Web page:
In recent times, there has been a lot of research done into the post-pandemic work practices. The emergence of the COVID-19 pandemic and advances in technology collided in a once-in-a-generation transformation of the workplace. The paradigm shift has been seismic and everyone is scrambling to adapt to the fall out. What many are seeing now, and there is little doubt that the divide is great, is business leaders and employees entrenched in opposing views of life and work and how the two should be intertwined.
Hybrid working is here to stay and, as such, businesses and employees must map out ways to make the uncharted new world of working practices, well, work. Because the change to hybrid has been both rapid and unplanned, what it looks like on a long-term basis is still in a state of evolution as it becomes more sophisticated in practical terms for businesses. Onboarding, HR disputes, Work Health & Safety, IT and systems capabilities, and staff well-being are all massive challenges for businesses with staff no longer in the office full-time, while staff have become more content with reduced commute costs and times, better work-life balances, and working in their slippers.
Leaders who struggle to embrace and adapt to the empowered workforce faces new global phenomena like “The Great Resignation” and “Quiet Quitting“. Further, macro-economic events such as the energy and cost-of-living crisis, and rising inflation, are acting as additional forces which influence the ways in which we view income and work. And we’re not even talking about the four-day work week movement.
The EPOS research report, “The Workplace of the Future“, was conducted in conjunction with Foresight Factory. The report explores how intentional planning can define a hybrid strategy that will be effective in the long term.
Businesses now have opportunities to reshape the future of work, to not only make the new world work but differentiate themselves in an evolving market. The key themes of researches remain familiar as it has since the onset of the pandemic:
- Hybrid work is her to stay
- Business must achieve “hybrid harmony”
- Work culture is evolving
- Employee wellbeing is top priority
- Culture of work has evolved
- Training for the future
The Hybrid Business World
I am currently working in many verticals across many entities. The conversations I have with clients generally start with, are you on-site or remote working? The answer affects my expectations on how to proceed because my own work is predominantly remote. But, overall, much of the people I liaise with are expecting to have the flexibility to work from home.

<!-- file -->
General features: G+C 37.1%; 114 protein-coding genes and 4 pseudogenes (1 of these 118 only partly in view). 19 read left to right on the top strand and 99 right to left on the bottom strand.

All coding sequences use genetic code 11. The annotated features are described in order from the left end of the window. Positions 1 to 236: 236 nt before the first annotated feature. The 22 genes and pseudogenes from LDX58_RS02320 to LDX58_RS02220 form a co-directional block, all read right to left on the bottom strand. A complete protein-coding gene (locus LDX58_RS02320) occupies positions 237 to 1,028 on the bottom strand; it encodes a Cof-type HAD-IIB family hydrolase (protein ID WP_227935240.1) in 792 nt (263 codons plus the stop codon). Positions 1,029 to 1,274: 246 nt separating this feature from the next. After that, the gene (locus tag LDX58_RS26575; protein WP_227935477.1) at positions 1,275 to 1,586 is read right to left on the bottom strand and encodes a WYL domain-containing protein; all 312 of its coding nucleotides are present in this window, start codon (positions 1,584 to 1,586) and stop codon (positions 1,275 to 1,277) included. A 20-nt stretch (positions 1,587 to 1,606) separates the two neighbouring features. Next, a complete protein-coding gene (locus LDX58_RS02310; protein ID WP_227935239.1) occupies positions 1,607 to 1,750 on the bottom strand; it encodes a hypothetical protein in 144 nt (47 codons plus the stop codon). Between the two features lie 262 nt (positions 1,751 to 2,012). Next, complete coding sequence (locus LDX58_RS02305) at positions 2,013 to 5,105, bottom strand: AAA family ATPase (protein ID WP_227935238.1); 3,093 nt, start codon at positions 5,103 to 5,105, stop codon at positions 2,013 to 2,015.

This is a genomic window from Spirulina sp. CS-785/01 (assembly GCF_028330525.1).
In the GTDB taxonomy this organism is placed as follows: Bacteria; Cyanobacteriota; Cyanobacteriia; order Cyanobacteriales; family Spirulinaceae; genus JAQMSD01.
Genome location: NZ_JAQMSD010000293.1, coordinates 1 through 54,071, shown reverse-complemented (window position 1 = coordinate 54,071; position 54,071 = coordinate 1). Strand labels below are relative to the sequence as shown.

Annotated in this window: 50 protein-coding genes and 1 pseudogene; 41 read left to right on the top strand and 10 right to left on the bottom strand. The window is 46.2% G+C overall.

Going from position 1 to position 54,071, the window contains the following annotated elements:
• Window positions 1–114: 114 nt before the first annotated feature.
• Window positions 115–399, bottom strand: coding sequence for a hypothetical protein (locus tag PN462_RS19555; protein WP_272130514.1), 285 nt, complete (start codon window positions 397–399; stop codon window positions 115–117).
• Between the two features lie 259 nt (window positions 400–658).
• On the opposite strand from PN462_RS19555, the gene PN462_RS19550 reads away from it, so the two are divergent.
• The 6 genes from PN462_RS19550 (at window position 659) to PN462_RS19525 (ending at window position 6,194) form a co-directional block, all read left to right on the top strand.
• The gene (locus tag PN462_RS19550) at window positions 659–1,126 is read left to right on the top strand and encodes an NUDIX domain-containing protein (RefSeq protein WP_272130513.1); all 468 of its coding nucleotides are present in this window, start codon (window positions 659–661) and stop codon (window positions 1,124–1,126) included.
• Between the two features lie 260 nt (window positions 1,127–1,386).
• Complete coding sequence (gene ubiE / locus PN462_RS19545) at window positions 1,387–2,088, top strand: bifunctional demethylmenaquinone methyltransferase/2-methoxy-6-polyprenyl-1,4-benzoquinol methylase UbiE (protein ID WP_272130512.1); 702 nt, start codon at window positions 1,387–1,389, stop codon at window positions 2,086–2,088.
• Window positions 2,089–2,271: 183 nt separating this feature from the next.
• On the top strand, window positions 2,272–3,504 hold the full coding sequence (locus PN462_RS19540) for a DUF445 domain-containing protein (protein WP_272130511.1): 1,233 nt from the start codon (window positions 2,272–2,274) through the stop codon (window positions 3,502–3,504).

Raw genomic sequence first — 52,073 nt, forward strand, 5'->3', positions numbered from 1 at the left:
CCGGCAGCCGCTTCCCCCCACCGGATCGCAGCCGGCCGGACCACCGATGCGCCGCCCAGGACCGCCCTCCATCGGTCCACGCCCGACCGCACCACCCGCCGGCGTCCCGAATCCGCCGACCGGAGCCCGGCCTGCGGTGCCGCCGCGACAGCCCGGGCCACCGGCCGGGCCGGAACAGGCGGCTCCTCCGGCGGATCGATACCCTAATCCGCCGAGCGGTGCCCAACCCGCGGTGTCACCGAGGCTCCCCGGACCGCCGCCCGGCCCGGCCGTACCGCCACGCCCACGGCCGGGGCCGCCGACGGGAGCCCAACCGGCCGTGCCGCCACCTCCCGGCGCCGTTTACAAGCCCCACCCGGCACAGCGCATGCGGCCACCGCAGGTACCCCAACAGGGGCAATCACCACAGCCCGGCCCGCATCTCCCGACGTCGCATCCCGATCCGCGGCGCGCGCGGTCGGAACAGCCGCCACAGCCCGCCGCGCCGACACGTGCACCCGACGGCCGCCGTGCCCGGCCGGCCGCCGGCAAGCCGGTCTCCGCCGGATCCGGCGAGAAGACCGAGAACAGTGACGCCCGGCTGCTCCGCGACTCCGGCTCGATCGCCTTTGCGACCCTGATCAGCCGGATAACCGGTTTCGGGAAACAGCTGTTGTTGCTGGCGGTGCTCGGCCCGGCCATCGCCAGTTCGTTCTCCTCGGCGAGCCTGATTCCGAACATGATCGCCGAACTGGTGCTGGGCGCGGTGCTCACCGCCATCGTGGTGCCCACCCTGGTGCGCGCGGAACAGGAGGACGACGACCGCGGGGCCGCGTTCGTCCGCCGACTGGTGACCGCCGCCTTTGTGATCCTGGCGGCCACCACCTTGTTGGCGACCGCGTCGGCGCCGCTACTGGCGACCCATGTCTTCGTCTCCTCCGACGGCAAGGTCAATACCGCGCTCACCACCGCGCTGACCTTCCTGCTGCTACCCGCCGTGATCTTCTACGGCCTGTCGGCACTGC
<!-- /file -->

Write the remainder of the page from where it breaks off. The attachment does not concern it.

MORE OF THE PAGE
Research found that 38% of global hybrid workers say their biggest challenge is knowing when to work remotely and when to work in-person. For many businesses, the necessary structures for businesses and employees to best manage the evolution to hybrid working are not there, yet, which is leading to confusion and leaving ways of working open to interpretation.
The situation is reminiscent of cloud services. What are cloud services? Some decade and more on from the term being introduced into mainstream technology services, the definition is still as nebulous as ever.
It is the job of business leaders to balance employee interests with the success of the organisation, aligning everyone around the most impactful work.
Speaking on the matter, Satya Nadella, Chairman and CEO, Microsoft, says; “Thriving employees are what will give organisations a competitive advantage in today’s dynamic economic environment.”
An “intentional” approach to hybrid working begins with listening to the needs, wants and motivations of the workforce. Businesses need to think about the what (delivery), but also the who (employees) and their why.
Microsoft has coined the phenomenon “productivity paranoia” where, in the hybrid world, leaders fear that lost productivity is due to employees not working, even though hours worked, number of meetings, and other activity metrics have increased. In the Microsoft’s annual Work Trends Index Report, 81% of global employees say they are as productive or even more so compared to a year ago. However, over half (54%) of global leaders fear productivity has been negatively impacted since a shift to remote or hybrid working. Business leaders must pivot from worrying about whether employees are working enough to helping them focus on the work that’s most important.